Men’s B-Ball, athletic culture shifts

By Adam Hallenbeck, Claire Crittendon & Taylor VilesSports Editor, Features Editor and 1851 Staff

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The Athletic Center remains hollow at the beginning of the first home game back in front of a populated Lasell campus for the men’s volleyball team. Photo Courtesy of Adam Hallenbeck.
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Students sit and watch from the bleachers within the Legion of Blue, Lasell’s traditional fan section within the gymnasium. Photo Courtesy of Adam Hallenbeck.

For prospective students, a strong athletic department can be the reason for choosing a particular school. Lasell’s Athletic website reflects this idea, saying “Athletics are considered an integral part of sound educational experience with the goal to have each student-athlete strive to reach his or her potential, on and off the field.”

With an increasing number of smaller colleges closing each year, college administrations around the country are asking how they can keep their schools open —and vibrant—amid the decline. One of the issues that comes up is, can we increase athletic involvement across college campuses as a way to improve student life?

“Either you’re all in or you’re all out,” said Men’s basketball head coach Aaron Galletta. “There’s no gray area with commitment.”

This gray area for the men’s basketball team was tested over winter break, when six of the team’s 19 players left the team, including 1,000-point scorer and former captain senior Stefan Masciarelli, according to team manager Corina Lombardi.

“There was a lot of division amongst the team to begin with, with clashing between players,” said Masciarelli.

For the remaining players, the consensus was the same. “I feel like when you’re losing and you’re playing these tough teams, it’s easy to be like, ‘oh, it’s his fault, or it’s his fault,’” said sophomore point guard E.J. Day.

“Are we absolved? Are we perfect examples of teammates? Absolutely not. But it’s the pot calling the kettle black,” said Masciarelli, “and Galletta sat there and endorsed it.”

The team’s culture hasn’t always been this way, according to Masciarelli. “When I was getting recruited, the culture was different… The guys were welcoming, there wasn’t cliquiness, it was like one group,” said Masciarelli. “[Gal- letta] didn’t really have to sell it because the guys here sold it.”

This change in dynamic prompted Masciarelli’s decision to quit the team, accompanied by former teammates juniors Vic Collazo and Dylan Murray.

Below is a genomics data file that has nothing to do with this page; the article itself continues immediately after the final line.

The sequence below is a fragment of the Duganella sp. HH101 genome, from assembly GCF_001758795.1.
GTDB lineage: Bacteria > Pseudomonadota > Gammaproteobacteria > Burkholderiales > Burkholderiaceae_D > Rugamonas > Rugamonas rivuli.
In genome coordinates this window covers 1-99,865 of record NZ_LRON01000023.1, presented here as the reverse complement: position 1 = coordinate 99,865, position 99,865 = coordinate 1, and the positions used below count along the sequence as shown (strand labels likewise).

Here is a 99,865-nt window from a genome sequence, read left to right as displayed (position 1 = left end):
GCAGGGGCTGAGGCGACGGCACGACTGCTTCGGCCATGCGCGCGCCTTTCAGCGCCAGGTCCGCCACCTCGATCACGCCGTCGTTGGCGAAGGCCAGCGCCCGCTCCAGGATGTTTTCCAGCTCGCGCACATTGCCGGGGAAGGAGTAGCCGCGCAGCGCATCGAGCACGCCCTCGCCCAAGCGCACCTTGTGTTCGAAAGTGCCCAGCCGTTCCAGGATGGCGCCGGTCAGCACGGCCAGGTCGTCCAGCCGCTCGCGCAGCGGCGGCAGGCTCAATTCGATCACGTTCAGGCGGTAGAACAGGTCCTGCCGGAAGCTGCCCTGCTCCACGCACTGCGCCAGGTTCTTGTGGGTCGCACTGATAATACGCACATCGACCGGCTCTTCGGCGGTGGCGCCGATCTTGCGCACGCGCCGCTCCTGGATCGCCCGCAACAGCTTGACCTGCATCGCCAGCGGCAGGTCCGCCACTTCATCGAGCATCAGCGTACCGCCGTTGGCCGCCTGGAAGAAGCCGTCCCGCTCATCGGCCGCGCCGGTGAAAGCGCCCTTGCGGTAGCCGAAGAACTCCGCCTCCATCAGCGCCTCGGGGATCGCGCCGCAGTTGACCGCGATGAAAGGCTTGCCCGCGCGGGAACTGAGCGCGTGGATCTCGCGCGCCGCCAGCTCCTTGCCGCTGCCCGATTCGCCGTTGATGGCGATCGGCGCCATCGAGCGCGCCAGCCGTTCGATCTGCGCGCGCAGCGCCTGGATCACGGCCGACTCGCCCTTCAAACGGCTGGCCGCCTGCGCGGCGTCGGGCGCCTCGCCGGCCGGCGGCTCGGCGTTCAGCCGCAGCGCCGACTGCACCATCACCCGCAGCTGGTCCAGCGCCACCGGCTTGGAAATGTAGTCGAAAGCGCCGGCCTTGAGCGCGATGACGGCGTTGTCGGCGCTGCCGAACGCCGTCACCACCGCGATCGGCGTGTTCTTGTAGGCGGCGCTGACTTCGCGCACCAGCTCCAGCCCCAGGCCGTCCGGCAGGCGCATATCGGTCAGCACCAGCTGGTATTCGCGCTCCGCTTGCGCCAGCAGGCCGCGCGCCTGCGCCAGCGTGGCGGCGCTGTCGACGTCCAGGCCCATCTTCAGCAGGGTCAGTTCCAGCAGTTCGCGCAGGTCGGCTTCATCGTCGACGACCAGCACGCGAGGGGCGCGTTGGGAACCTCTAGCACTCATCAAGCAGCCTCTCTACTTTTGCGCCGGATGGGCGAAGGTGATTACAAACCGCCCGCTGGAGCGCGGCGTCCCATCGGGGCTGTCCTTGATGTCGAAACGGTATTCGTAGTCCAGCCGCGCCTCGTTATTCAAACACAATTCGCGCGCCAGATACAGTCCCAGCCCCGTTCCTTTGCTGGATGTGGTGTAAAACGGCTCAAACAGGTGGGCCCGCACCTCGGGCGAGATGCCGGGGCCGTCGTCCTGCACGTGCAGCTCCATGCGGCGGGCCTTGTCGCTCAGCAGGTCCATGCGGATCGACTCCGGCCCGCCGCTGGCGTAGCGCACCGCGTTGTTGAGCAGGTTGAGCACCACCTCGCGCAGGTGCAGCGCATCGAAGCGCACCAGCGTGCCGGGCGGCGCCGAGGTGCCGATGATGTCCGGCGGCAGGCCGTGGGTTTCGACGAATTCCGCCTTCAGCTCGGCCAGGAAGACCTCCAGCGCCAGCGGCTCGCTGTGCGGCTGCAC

The group approached Galletta to inform him of their intentions, but “he just looked at us,” said Masciarelli. “He shrugged his shoulders and made a little sarcastic face. So I go, ‘well, I guess we’re done here.’ And he goes, ‘I guess we are,’ and he got up and walked out of the room.”

When asked about his former players, Galletta said, “we want…guys [that] want to be all in. If you don’t want to be all in then, unfortunately, we gotta move on.”

Even though the team lost some valuable assets, Galletta’s main interest was getting them back on track and not letting the personnel change ruin their season. “That day in practice we came down, we went to work and credit to these guys, they were…completely bought into everything we’ve said,” said Galletta.

Galletta’s team philosophy may be off-putting for some, but others view his mindset as effective and motivating. Junior captain Kevin Nunez said, “I don’t think I’d be in school [if it wasn’t] for the game of basketball. [The situation] was shocking, but we knew we had to go to work.”

Galletta’s players believe it’s his mentality following a loss that has contributed to the team staying competitive. “Every single day, [Galletta will] come to practice, we could’ve lost the last game by 30, and he’s in there with the same energy he [would have] if we won a game,” said Nunez. “He never gave up on us and it’s showing now.”

Since losing their former players, the team is 6-4 in Greater Northeast Athletic Conference play, stepping into fifth place. Although their record shows recent success, it isn’t a cohesive effort. Outside of the consistent starting five roster, no bench player sees more than ten minutes a game on the court, according to the team statistics on